After a lot of research and simulation tries, I cannot determine how a brushed DC motor would act if given a high PWM frequency, ignoring any losses in the controller due to switching.

What I know so far: When a brushed DC motor recieves low frequency PWM, there will be a current ripple and a reduction in effeciency. Increasing the frequency reduces ripple amplitude, and it is generally adviseable to go above 20 kHz if driving with high frequency to avoid audible noise. A basic model of a DC motor is an inductor, a resistor, and back EMF.

However, I cannot find information for what happens at higher frequncies. I believe that the motor also has a capacitance (other than any capacitor that may be added to reduce EMI). So, at what frequency range can a typical motor be driven efficiently and without reduced speed and torque?

If even in the MHz region the capacitance is so small that it is negligible , then I would expect the DC component to not be attenuated, while the AC component of the PWM signal would become negligible. This would possibly allow PWM drive without significant current ripple, needing only small ceramic capacitors and thus a smaller driver board, ignoring switching losses.

I was not able to simulate this, and I dont have the equipment to test it. I would appreciate any help. Thank you.

  • \$\begingroup\$ (1) I don't know how to simulate, so I just test the real thing: 5~12V DC motor. My experience is that the workable PWM frequency range usually around 500Hz to 5kHz, A good starting point is 1kHz, (2) Reference: electronics.stackexchange.com/questions/564733/… \$\endgroup\$
    – tlfong01
    Sep 19, 2022 at 6:04
  • \$\begingroup\$ Torque ripple should be negligible above a few kHz,and the motor inductance would eliminate the need for a smoothing capacitor except for EMI issues. A very low PWM frequency might be useful to provide a sort of hammer drill effect. \$\endgroup\$
    – PStechPaul
    Sep 19, 2022 at 7:15
  • 1
    \$\begingroup\$ Slight increase in core eddy current losses, more EMI. \$\endgroup\$
    – winny
    Sep 19, 2022 at 8:00
  • \$\begingroup\$ @PStechPaul According to this, voltage ripple is still an issue that is solved via an input capacitor: modularcircuits.com/blog/articles/h-bridge-secrets/… \$\endgroup\$
    – Anas Malas
    Sep 19, 2022 at 12:33
  • 1
    \$\begingroup\$ Back in college I discovered that in tiny servo motors for RC cars, when we took out the electronics and drove the motors directly, if the PWM frequency was too high, the motors generated less torque at the same duty cycles compared to lower frequencies. I don't recall the exact frequencies we used though. \$\endgroup\$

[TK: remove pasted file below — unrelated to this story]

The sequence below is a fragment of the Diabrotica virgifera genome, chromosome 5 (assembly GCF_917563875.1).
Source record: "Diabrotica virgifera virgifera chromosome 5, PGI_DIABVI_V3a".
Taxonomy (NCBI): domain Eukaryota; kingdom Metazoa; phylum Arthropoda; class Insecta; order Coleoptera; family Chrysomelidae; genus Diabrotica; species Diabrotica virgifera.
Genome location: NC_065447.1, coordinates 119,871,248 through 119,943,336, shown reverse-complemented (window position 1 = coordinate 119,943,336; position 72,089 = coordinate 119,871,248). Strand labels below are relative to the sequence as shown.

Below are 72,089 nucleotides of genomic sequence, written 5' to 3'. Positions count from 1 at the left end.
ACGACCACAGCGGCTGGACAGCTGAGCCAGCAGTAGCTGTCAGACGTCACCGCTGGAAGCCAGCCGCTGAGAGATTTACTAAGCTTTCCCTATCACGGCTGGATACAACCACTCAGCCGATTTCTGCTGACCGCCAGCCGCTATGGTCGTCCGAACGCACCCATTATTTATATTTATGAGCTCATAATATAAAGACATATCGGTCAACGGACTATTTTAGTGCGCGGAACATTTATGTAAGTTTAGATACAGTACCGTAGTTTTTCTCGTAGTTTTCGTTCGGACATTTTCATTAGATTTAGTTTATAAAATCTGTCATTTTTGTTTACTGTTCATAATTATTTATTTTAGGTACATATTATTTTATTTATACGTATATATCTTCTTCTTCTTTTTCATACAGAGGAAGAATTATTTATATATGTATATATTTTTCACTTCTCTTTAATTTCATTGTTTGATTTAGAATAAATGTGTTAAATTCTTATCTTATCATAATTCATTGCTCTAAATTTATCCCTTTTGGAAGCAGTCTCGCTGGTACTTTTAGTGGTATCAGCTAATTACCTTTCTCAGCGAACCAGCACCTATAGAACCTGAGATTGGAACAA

– Aaron
    Sep 19, 2022 at 15:08

1 Answer 1


I believe that the motor also has a capacitance (other than any capacitor that may be added to reduce EMI).

Internal capacitance is generally very low, resulting in a resonant frequency in the MHz range. However brushed DC motors typically have a 0.05 to 0.1 μF capacitor wired across them to suppress EMI, and the output capacitance of the switching transistor(s) can be several nF.

So, at what frequency range can a typical motor be driven efficiently and without reduced speed and torque?

It mostly depends on the type of motor, but there can be wide variations between different models even within the same type. The majority of brushed DC motors have a laminated iron armature core which increases inductance but has eddy current loss at high frequencies. This works well at frequencies of a few kHz. Coreless motors have much lower inductance so they need higher PWM frequency (>30 kHz) to smooth out the motor current.

Although high frequency PWM (defined as high enough to cause continuous current flow) is more efficient, low frequency PWM often produces a more linear throttle response at low speed by reducing 'stiction' (it basically vibrates the motor to make it start and run more reliably at lower voltage). This is very dependent on the particular motor and mechanism it is attached to, as well as the torque load.

Another factor is the type of PWM applied. 'Slow decay' (also called 'synchronous rectification' or 'active freewheeling') shorts out the motor when PWM is off to keep the current going, while 'fast decay' just uses a diode to recirculate back-emf current. Fast decay causes ringing at low PWM ratios when the current is discontinuous, and can make the response sensitive to capacitance.

Here is some test data showing the quite complex interaction between PWM frequency and speed response of a cheap 130 size brushed DC gear-motor:-

enter image description here

And here are the results for a typical N20 size gear-motor:-

enter image description here

In both cases the throttle response with 'fast decay' (diode freewheeling) is terrible. At 27 kHz the motor doesn't start until the PWM ratio reaches 65-70%.

  • \$\begingroup\$ Excellent resource! Somehow I had missed this specific page. However, I wonder what the hysterisis on this is. What if the driver was configured to start at 100% duty cycle which is then reduced to the desired duty after the inertia is overcome and the motor spins. Would the motor then keep spinning even below the duty cycle that would have started it? \$\endgroup\$
    – Anas Malas
    Sep 19, 2022 at 12:16
  • 1
    \$\begingroup\$ Probably. But if load increases (or voltage drops) even momentarily the motor may stall and not restart. \$\endgroup\$ Sep 19, 2022 at 19:37

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